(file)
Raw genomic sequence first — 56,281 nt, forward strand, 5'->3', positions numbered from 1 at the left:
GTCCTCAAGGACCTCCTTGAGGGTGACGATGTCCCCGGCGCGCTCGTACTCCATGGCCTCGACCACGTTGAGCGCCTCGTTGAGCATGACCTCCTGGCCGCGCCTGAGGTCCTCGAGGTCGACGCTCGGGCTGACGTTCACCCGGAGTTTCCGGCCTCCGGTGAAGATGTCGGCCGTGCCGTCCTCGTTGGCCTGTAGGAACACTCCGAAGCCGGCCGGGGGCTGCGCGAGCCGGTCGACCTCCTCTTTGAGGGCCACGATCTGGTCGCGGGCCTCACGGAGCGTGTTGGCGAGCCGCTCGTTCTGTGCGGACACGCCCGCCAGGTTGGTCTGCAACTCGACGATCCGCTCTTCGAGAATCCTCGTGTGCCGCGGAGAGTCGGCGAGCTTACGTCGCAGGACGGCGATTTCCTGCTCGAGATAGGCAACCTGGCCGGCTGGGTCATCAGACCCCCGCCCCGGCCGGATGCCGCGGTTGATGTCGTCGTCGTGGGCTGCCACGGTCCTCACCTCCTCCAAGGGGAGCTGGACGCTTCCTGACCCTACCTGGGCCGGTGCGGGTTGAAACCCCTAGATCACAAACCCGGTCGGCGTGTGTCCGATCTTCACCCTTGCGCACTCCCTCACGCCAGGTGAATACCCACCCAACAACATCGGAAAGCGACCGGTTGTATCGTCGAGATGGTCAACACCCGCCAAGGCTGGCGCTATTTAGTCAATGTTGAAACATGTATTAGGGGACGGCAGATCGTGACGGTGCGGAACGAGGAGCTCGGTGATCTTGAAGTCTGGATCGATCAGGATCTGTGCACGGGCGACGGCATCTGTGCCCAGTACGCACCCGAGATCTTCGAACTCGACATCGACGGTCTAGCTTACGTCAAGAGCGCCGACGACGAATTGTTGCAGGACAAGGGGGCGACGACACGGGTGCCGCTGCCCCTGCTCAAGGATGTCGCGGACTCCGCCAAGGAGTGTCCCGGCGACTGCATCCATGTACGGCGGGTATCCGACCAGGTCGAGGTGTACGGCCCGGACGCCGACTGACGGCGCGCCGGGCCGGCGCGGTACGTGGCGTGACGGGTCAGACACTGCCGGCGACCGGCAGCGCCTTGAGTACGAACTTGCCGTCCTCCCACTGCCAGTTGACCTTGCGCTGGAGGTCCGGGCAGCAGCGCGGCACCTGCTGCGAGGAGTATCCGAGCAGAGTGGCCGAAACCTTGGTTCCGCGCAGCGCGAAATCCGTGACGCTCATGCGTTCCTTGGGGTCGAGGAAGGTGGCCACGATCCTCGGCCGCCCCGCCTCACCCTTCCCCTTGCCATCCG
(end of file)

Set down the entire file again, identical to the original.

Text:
Raw genomic sequence first — 56,281 nt, forward strand, 5'->3', positions numbered from 1 at the left:
GTCCTCAAGGACCTCCTTGAGGGTGACGATGTCCCCGGCGCGCTCGTACTCCATGGCCTCGACCACGTTGAGCGCCTCGTTGAGCATGACCTCCTGGCCGCGCCTGAGGTCCTCGAGGTCGACGCTCGGGCTGACGTTCACCCGGAGTTTCCGGCCTCCGGTGAAGATGTCGGCCGTGCCGTCCTCGTTGGCCTGTAGGAACACTCCGAAGCCGGCCGGGGGCTGCGCGAGCCGGTCGACCTCCTCTTTGAGGGCCACGATCTGGTCGCGGGCCTCACGGAGCGTGTTGGCGAGCCGCTCGTTCTGTGCGGACACGCCCGCCAGGTTGGTCTGCAACTCGACGATCCGCTCTTCGAGAATCCTCGTGTGCCGCGGAGAGTCGGCGAGCTTACGTCGCAGGACGGCGATTTCCTGCTCGAGATAGGCAACCTGGCCGGCTGGGTCATCAGACCCCCGCCCCGGCCGGATGCCGCGGTTGATGTCGTCGTCGTGGGCTGCCACGGTCCTCACCTCCTCCAAGGGGAGCTGGACGCTTCCTGACCCTACCTGGGCCGGTGCGGGTTGAAACCCCTAGATCACAAACCCGGTCGGCGTGTGTCCGATCTTCACCCTTGCGCACTCCCTCACGCCAGGTGAATACCCACCCAACAACATCGGAAAGCGACCGGTTGTATCGTCGAGATGGTCAACACCCGCCAAGGCTGGCGCTATTTAGTCAATGTTGAAACATGTATTAGGGGACGGCAGATCGTGACGGTGCGGAACGAGGAGCTCGGTGATCTTGAAGTCTGGATCGATCAGGATCTGTGCACGGGCGACGGCATCTGTGCCCAGTACGCACCCGAGATCTTCGAACTCGACATCGACGGTCTAGCTTACGTCAAGAGCGCCGACGACGAATTGTTGCAGGACAAGGGGGCGACGACACGGGTGCCGCTGCCCCTGCTCAAGGATGTCGCGGACTCCGCCAAGGAGTGTCCCGGCGACTGCATCCATGTACGGCGGGTATCCGACCAGGTCGAGGTGTACGGCCCGGACGCCGACTGACGGCGCGCCGGGCCGGCGCGGTACGTGGCGTGACGGGTCAGACACTGCCGGCGACCGGCAGCGCCTTGAGTACGAACTTGCCGTCCTCCCACTGCCAGTTGACCTTGCGCTGGAGGTCCGGGCAGCAGCGCGGCACCTGCTGCGAGGAGTATCCGAGCAGAGTGGCCGAAACCTTGGTTCCGCGCAGCGCGAAATCCGTGACGCTCATGCGTTCCTTGGGGTCGAGGAAGGTGGCCACGATCCTCGGCCGCCCCGCCTCACCCTTCCCCTTGCCATCCG